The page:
Southern African water specialists can now use a local Tilapiine species – instead of alien fish species – to test whether water sources are polluted by compounds that can cause hormonal imbalances. Such chemicals can subtly mimic the female hormone oestrogen and alter the male hormone testosterone, whilst others disturb thyroid-hormone functioning.
Researcher Dr Marna Esterhuyse from the Botany and Zoology Department recommends the use of the hardy Mozambique tilapia – which is sensitive to water pollution – over that of the alien zebrafish which is currently often used as a bio-monitor.
“This work brings South Africa one step closer to its own fish model – similar to that of most developed countries – that can monitor chemicals in water sources that cause hormonal imbalances,” Dr Esterhuyse’s promoter, Prof Hannes van Wyk, believes. During such monitoring, scientists analyse the tissue, study the physiology and look at the changes in the genetic levels of fish species exposed to polluted water and chemicals.
“Aquatic animals are good bio-monitors because chemicals that cause endocrine imbalances are rapidly absorbed through the gills and stored in the body,” Dr Esterhuyse says.
Dr Esterhuyse’s toxicogenomic study focuses particularly on the interaction between pollutants and some of the genes specifically associated with the body’s endocrine systems. Due to Dr Esterhuyse’s genetic test model, fish exposed to a water sample can now be examined after only a few hours.
“Research on frogs, crocodiles and some fish species shows that endocrine disturbance caused by hormone mimics in polluted water results in, inter alia, deviations in the reproductive system and in the malfunctioning of the thyroid gland,” Dr Esterhuyse explains.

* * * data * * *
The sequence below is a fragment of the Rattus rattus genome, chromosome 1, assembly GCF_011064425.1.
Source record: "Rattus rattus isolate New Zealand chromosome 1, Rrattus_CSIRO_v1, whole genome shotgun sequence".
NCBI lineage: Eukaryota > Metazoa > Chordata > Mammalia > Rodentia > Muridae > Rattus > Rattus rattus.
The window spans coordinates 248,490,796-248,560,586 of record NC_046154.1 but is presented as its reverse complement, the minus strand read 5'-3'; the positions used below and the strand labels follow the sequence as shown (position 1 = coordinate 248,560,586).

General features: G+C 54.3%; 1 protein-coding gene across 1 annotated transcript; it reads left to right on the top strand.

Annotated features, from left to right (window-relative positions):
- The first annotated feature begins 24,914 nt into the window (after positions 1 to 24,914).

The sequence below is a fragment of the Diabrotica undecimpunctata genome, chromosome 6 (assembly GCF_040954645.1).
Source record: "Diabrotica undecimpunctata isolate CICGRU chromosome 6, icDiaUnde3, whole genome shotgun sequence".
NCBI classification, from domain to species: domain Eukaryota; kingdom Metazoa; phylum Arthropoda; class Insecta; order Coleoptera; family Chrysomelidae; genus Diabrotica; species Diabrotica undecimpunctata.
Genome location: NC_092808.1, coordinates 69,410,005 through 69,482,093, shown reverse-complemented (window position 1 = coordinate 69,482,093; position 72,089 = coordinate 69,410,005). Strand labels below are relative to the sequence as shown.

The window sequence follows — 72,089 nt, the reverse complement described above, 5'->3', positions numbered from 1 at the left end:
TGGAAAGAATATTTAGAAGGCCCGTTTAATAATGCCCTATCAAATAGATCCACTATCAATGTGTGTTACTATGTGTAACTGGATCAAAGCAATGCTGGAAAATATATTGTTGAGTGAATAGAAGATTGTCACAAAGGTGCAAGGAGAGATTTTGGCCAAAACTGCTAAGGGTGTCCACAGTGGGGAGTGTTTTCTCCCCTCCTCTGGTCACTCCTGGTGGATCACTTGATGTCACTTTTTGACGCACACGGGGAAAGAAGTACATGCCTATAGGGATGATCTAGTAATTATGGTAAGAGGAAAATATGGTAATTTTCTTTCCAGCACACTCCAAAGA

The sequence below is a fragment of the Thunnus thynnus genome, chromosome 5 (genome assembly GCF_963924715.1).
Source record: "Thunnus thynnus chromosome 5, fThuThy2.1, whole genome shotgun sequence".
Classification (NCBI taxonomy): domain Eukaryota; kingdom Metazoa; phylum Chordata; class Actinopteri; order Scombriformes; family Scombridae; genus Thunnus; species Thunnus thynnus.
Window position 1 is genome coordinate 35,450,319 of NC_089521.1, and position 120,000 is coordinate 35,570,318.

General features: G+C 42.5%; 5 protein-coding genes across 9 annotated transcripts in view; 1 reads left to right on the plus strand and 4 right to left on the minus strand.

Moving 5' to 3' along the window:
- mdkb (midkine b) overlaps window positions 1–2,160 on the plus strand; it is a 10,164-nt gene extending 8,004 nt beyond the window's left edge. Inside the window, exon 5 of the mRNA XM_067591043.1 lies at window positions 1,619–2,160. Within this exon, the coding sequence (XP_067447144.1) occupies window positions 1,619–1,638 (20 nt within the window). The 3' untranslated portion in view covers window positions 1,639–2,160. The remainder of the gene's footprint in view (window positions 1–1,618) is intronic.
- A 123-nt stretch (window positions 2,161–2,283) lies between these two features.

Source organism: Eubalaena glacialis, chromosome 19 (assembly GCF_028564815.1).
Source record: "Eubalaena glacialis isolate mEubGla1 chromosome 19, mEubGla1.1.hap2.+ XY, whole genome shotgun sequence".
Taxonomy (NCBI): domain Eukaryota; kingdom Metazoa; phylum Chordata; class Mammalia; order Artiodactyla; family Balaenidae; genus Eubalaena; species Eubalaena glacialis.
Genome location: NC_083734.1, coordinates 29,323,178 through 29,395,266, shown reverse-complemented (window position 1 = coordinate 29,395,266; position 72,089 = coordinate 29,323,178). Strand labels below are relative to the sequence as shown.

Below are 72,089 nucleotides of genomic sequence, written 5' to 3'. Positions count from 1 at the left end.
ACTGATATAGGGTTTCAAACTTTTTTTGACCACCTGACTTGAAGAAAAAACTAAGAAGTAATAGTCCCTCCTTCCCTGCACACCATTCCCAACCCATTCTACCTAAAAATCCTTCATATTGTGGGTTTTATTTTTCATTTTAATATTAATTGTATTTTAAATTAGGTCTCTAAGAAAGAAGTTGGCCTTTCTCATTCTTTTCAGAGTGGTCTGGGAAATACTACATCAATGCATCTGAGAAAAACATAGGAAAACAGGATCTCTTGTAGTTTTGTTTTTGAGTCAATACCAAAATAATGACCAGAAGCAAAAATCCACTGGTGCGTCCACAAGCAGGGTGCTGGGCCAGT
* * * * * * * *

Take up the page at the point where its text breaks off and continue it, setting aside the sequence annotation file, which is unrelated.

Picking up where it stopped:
Pesticides (such as DDT), household products, by-products of paper- and plastic manufacturing industries and contraceptives all contribute to the number of endocrine disrupting compounds in our water effluent.
Dr Esterhuyse is now extending these studies with postdoctoral work on genes influenced by thyroid hormones.
Source: Science in Africa
Water pollution is a major problem in many of our dams and rivers. Polluted rivers have far-reaching downstream impacts; a small sewage/chemical spill can have a disproportionate effect on people and animals. An example is the highly contaminated Olifants River which gets polluted upstream in South Africa’s Highveld then continues on to cause animal die-offs hundreds of kilometres downstream in the Kruger National Park and Mozambique (crocodile die-offs are still occurring along this river system). Commercial and subsistence fishing is a source of food and income for many poor rural communities in the Lowveld and Mozambique. It is worrying that fish assimilate toxins so readily, especially the Mozambique Tilapia, also known locally as the Blue Kurper (Oreochromis mossambicus). This is one of the main species caught for food in the region. Much of the ‘accidental’ pollution of our waterways can easily be prevented but unfortunately there are still individuals and businesses who pollute our waters intentionally. As a home or business owner, one way of reducing pollution potential is to reuse grey water and keep it on your property (e.g. grey water irrigation for the garden). Stormwater runoff can also be reduced through rainwater harvesting and rainwater storage in water tanks. Storm water and gray water can potentially overload sewage works who then have no option but to direct the overflow to the nearest watercourse. Chlorinated water from pool backwashing is also very harmful to aquatic orgainisms. Water Rhapsody’s Poolside Tank recycles the backwash water and ensures that none enters the environment (and saves substantial quantities of water). See simulated product demos of all the Water Rhapsody systems.